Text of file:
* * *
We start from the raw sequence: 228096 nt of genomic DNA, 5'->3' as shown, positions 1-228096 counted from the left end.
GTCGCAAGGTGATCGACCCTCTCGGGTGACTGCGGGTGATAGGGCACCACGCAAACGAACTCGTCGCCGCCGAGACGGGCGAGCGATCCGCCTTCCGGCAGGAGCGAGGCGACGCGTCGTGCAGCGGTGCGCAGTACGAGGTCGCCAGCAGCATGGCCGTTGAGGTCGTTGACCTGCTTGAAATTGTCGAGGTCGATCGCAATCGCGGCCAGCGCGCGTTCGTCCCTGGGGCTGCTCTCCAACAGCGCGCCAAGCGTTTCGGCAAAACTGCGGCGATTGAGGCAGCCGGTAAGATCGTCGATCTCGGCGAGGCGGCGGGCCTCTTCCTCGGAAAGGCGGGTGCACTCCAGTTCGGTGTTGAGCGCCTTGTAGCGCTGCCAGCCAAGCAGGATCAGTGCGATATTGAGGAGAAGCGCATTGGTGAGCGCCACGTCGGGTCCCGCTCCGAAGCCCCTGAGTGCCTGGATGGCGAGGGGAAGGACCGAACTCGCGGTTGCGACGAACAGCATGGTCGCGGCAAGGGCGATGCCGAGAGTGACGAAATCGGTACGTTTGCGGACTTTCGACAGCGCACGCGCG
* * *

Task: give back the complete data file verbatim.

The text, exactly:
We start from the raw sequence: 228096 nt of genomic DNA, 5'->3' as shown, positions 1-228096 counted from the left end.
GTCGCAAGGTGATCGACCCTCTCGGGTGACTGCGGGTGATAGGGCACCACGCAAACGAACTCGTCGCCGCCGAGACGGGCGAGCGATCCGCCTTCCGGCAGGAGCGAGGCGACGCGTCGTGCAGCGGTGCGCAGTACGAGGTCGCCAGCAGCATGGCCGTTGAGGTCGTTGACCTGCTTGAAATTGTCGAGGTCGATCGCAATCGCGGCCAGCGCGCGTTCGTCCCTGGGGCTGCTCTCCAACAGCGCGCCAAGCGTTTCGGCAAAACTGCGGCGATTGAGGCAGCCGGTAAGATCGTCGATCTCGGCGAGGCGGCGGGCCTCTTCCTCGGAAAGGCGGGTGCACTCCAGTTCGGTGTTGAGCGCCTTGTAGCGCTGCCAGCCAAGCAGGATCAGTGCGATATTGAGGAGAAGCGCATTGGTGAGCGCCACGTCGGGTCCCGCTCCGAAGCCCCTGAGTGCCTGGATGGCGAGGGGAAGGACCGAACTCGCGGTTGCGACGAACAGCATGGTCGCGGCAAGGGCGATGCCGAGAGTGACGAAATCGGTACGTTTGCGGACTTTCGACAGCGCACGCGCG